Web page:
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NFL Draft 2016: Complete Wide Receiver Rankings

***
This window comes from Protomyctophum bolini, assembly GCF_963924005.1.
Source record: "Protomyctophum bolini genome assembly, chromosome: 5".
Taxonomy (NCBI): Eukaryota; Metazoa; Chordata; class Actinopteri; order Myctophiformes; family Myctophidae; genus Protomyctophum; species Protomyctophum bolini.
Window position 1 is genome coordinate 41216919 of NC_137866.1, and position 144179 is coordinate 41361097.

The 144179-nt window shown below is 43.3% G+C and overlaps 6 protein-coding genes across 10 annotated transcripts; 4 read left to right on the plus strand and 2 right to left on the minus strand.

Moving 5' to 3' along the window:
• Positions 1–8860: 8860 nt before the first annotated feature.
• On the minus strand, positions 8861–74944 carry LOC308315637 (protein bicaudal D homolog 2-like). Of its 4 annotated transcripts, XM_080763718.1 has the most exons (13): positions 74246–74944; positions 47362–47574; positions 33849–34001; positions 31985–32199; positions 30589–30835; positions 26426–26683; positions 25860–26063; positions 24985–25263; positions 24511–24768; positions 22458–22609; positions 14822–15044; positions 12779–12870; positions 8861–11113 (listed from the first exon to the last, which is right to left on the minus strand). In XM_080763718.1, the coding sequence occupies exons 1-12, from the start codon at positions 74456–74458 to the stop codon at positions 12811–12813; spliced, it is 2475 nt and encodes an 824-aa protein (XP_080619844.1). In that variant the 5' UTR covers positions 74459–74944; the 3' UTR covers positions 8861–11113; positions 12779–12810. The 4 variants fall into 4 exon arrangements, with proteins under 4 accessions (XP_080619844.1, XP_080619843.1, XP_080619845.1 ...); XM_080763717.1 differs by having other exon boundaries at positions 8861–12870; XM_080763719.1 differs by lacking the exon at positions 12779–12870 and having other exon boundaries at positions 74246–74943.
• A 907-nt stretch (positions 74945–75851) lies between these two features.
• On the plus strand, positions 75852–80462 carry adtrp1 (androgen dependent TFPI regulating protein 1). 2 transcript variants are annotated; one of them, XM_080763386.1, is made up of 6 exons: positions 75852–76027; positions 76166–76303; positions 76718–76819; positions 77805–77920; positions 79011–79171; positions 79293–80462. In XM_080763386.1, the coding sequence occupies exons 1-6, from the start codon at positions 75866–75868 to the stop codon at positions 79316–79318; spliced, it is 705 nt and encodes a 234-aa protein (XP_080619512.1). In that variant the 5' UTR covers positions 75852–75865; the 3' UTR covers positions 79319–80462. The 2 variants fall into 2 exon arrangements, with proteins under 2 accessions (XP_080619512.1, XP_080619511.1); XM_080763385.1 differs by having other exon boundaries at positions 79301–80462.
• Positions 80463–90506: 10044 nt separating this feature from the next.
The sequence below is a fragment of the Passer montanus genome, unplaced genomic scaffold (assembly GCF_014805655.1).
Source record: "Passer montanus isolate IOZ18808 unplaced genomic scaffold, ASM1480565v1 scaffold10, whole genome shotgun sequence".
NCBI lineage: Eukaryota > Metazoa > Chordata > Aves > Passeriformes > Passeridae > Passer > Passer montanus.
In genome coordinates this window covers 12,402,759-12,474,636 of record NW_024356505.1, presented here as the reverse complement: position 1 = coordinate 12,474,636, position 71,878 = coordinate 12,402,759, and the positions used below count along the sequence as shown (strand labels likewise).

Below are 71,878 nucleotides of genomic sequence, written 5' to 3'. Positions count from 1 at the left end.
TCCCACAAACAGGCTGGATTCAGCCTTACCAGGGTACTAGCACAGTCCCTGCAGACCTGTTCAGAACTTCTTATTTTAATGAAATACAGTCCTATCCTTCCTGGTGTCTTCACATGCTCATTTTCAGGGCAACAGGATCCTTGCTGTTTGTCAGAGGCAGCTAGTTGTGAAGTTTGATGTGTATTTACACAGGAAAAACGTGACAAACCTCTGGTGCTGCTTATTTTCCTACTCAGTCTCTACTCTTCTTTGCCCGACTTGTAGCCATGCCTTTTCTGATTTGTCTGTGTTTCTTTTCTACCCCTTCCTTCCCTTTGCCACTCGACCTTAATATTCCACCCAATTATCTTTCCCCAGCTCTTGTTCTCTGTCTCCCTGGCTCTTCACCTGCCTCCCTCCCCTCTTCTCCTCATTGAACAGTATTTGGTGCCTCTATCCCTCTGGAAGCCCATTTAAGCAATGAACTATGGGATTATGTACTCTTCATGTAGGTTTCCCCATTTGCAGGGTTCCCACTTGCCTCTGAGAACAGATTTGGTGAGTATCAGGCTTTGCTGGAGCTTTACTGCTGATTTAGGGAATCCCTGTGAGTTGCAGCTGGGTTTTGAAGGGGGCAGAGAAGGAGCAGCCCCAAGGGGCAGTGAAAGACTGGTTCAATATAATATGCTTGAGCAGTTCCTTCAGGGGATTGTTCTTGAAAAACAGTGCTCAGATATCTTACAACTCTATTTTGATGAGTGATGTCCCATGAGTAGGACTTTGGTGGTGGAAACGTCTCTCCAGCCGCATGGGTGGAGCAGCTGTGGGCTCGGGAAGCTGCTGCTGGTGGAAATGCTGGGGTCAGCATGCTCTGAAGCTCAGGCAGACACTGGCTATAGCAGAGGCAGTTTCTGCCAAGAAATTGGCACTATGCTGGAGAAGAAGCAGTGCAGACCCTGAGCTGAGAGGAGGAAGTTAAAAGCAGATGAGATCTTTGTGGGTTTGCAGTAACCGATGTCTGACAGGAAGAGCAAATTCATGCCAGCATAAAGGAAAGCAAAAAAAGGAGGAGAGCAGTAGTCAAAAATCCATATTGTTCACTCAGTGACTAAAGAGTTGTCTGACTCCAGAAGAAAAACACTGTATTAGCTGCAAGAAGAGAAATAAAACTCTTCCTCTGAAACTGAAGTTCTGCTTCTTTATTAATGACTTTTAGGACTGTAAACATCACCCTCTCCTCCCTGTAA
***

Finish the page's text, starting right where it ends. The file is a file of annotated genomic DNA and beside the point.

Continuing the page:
After introducing some of the top prospects at each position over the early part of the off-season, it’s now on to the full positional ran